The cells in your solar panels collect the sun’s energy and turn it into direct current (DC) electricity. Most homes and businesses, however, use alternating current (AC). Inverters change the DC electricity from your panels into usable AC electricity. There are three basic approaches to solar inverters.

String (or centralized) inverter: A single inverter is used to connect your entire array of solar panels to your electrical panel. String inverters are the least expensive inverter option, and cost less than micro-inverters. However, if one of the panels stops producing electricity, even due to temporary shading, it can bring down the performance of the whole system.

Micro-inverters: If you choose micro-inverters, one will be installed at each solar panel, which allows each panel to maximize production. If some of your panels are shaded at different times of day or if they aren’t all installed facing the same direction, micro-inverters will minimize performance issues. The cost of micro-inverters tends to be higher than the cost of string inverters.

Power optimizers: Systems that use power optimizers are a hybrid of micro-inverter and string inverter systems. Like micro-inverters, power optimizers are installed at each panel. However, instead of converting the DC electricity from the solar panels into AC electricity, the optimizers “condition” the DC electricity before sending it to a centralized inverter. Like micro-inverters, they perform well when one or more panels are shaded or if panels are installed facing different directions. Power optimizer systems tend to cost more than string inverter systems, but less than micro-inverter systems.

Racking and mounting systems are used to affix your solar panels either to your roof or to the ground. They also allow you to position your panels at an angle that is best for capturing the sun’s rays.

To perform at their best, solar panels should face south and be installed at an angle between 30 and 45 degrees (depending on how far you are from the equator). Panels facing east or west and at a pitch angle of five degrees or more will still work well, but will produce 10 to 20 percent less electricity than those installed under ideal conditions.

There are two types of mounts: fixed mounts, in which the panels remain stationary, and track mounts, which allow panels to “follow” the sun as it moves across the sky during the day (single-axis track mounts) and during the changing seasons (dual-axis track mounts). Track mounts are only suitable for panels installed on the ground.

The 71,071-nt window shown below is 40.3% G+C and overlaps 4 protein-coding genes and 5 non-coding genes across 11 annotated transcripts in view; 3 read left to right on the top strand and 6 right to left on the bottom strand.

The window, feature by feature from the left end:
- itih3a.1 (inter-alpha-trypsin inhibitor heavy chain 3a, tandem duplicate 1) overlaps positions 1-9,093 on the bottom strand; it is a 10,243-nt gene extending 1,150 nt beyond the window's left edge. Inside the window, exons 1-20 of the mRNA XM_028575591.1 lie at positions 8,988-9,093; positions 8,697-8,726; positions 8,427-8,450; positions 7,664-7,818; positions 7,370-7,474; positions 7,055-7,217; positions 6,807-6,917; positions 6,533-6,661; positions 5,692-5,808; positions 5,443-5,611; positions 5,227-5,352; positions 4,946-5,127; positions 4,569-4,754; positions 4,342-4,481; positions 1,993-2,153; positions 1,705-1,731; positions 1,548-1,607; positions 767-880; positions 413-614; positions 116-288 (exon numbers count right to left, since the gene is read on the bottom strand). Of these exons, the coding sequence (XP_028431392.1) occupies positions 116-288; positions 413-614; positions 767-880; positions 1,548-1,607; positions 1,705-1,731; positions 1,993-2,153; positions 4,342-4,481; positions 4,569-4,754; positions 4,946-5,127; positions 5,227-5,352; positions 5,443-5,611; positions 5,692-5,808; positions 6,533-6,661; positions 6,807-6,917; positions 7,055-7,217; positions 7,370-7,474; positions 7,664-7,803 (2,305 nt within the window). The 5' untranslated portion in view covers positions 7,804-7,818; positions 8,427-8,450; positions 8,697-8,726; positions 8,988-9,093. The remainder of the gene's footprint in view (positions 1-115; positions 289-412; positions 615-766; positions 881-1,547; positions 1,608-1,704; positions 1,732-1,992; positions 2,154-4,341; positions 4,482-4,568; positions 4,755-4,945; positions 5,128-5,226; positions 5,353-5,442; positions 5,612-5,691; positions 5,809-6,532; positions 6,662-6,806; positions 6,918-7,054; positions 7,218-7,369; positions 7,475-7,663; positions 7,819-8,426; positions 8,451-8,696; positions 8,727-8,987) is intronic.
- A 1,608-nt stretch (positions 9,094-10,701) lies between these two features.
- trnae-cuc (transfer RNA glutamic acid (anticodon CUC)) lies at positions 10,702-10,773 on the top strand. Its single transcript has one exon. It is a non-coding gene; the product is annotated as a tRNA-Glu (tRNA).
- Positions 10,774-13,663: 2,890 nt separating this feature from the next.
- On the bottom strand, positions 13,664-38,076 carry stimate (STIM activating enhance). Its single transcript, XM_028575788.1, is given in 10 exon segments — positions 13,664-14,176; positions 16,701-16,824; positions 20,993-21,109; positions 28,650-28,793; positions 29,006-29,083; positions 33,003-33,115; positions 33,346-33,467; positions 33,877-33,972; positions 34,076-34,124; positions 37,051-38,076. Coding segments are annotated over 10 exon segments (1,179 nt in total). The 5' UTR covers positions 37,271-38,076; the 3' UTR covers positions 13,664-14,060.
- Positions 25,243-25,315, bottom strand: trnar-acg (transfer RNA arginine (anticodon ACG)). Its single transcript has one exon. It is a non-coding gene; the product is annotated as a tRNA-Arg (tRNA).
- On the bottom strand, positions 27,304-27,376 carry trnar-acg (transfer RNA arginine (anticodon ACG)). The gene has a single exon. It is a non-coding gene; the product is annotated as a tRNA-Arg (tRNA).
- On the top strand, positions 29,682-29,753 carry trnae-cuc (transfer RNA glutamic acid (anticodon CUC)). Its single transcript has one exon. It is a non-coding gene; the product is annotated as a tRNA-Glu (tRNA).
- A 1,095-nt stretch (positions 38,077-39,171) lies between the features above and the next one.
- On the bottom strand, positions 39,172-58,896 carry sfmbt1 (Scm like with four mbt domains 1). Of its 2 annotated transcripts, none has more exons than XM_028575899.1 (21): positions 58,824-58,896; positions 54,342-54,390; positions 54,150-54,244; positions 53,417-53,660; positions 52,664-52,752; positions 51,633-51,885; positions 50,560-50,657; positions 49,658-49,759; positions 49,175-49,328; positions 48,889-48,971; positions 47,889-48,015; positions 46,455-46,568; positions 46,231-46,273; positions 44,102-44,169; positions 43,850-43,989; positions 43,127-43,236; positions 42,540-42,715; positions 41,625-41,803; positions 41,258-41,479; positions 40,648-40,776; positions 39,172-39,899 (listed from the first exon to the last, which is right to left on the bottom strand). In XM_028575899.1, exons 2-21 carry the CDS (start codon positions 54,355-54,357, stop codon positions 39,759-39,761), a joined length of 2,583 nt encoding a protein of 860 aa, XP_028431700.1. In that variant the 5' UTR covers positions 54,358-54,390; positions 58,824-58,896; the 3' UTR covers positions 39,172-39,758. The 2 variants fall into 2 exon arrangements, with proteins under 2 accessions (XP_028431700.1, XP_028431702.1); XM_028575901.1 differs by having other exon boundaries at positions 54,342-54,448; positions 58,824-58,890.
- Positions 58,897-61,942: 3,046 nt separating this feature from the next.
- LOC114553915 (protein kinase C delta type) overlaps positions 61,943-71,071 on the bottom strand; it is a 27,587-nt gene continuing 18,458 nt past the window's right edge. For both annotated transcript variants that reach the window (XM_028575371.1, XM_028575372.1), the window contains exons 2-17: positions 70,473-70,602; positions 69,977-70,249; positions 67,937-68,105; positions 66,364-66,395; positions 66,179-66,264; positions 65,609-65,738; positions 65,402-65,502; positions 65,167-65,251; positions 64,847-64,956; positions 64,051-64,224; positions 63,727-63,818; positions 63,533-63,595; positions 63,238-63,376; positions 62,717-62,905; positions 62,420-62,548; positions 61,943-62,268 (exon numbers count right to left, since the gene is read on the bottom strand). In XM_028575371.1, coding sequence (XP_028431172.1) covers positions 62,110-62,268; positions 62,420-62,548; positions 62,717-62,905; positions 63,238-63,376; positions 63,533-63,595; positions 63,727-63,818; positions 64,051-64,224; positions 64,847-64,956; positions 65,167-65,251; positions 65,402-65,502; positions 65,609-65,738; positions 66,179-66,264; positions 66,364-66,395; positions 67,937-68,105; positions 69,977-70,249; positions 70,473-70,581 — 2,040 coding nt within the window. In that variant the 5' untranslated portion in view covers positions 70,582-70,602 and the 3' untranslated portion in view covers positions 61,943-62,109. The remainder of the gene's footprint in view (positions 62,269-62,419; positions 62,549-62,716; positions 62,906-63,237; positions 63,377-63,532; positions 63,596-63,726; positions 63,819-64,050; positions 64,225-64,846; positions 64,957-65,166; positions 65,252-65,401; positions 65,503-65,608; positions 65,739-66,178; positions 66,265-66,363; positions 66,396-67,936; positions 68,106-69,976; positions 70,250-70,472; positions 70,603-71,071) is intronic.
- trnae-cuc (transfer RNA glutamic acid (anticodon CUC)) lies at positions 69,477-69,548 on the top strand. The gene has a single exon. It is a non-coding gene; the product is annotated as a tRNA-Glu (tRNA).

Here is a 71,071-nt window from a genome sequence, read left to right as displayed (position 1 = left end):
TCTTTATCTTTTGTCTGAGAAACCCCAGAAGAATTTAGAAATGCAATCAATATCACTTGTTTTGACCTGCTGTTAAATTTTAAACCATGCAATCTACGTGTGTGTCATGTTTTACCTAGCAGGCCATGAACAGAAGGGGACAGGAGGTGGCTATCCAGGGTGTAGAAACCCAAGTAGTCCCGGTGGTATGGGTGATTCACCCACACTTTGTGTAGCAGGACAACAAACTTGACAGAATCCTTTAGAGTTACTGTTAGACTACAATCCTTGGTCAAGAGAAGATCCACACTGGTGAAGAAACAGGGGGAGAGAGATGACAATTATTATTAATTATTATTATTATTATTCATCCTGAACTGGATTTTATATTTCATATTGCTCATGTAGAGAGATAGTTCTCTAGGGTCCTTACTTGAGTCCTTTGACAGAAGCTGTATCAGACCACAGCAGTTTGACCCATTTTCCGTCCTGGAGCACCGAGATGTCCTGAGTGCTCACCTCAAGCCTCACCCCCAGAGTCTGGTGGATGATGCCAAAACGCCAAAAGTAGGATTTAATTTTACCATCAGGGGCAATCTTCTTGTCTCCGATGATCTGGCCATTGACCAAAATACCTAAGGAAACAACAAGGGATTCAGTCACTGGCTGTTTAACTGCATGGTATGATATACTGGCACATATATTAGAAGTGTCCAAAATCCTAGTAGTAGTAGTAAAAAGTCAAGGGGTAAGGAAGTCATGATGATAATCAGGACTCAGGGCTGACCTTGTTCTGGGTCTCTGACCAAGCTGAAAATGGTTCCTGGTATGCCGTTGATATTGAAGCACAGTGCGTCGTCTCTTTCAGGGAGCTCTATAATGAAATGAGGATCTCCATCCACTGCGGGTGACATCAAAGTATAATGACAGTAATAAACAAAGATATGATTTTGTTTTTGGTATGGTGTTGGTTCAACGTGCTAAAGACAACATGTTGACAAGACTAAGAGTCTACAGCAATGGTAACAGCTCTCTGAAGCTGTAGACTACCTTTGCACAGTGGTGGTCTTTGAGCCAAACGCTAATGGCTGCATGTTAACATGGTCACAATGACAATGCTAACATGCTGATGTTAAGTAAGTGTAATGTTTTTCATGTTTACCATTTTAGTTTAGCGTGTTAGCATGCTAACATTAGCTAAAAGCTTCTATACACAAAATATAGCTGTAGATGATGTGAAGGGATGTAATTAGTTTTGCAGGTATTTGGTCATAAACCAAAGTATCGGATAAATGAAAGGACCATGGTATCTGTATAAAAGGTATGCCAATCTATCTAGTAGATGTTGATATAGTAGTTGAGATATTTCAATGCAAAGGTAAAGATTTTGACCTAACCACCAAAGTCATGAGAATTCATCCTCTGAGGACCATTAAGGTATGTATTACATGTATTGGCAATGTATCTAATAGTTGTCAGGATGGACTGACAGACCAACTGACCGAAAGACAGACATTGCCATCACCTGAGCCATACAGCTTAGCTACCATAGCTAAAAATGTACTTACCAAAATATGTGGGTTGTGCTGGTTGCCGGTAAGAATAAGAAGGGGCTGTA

The difference between Fixed vs. Track mount systems

Fixed mounts are less expensive and the only option if you are installing your panels on your roof. Track mounts are more costly, but they allow you to increase your panels’ electricity production by 30 percent or more.

Because of their additional cost and increased maintenance, track mounts are best suited to situations where you have limited space and want to maximize the electricity production from a limited number of solar panels.

 Performance monitoring systems

Performance monitoring systems provide you with detailed information about the performance of your solar panel system. With a monitoring system, you can measure and track the amount of electricity your system produces on an hourly basis.

While some solar installers charge extra for installing a monitoring system, it can provide significant value over the lifetime of your solar panels. Monitoring systems help you identify any performance issues to ensure that you maximize the electricity production (and therefore the financial returns) of your solar panel system.

There are (2) Types:

On-site monitoring: The monitoring device is physically located on your property and records the amount of electricity produced.

Remote monitoring: Your solar PV system transmits its performance data to a monitoring service that you can access online or with a mobile device.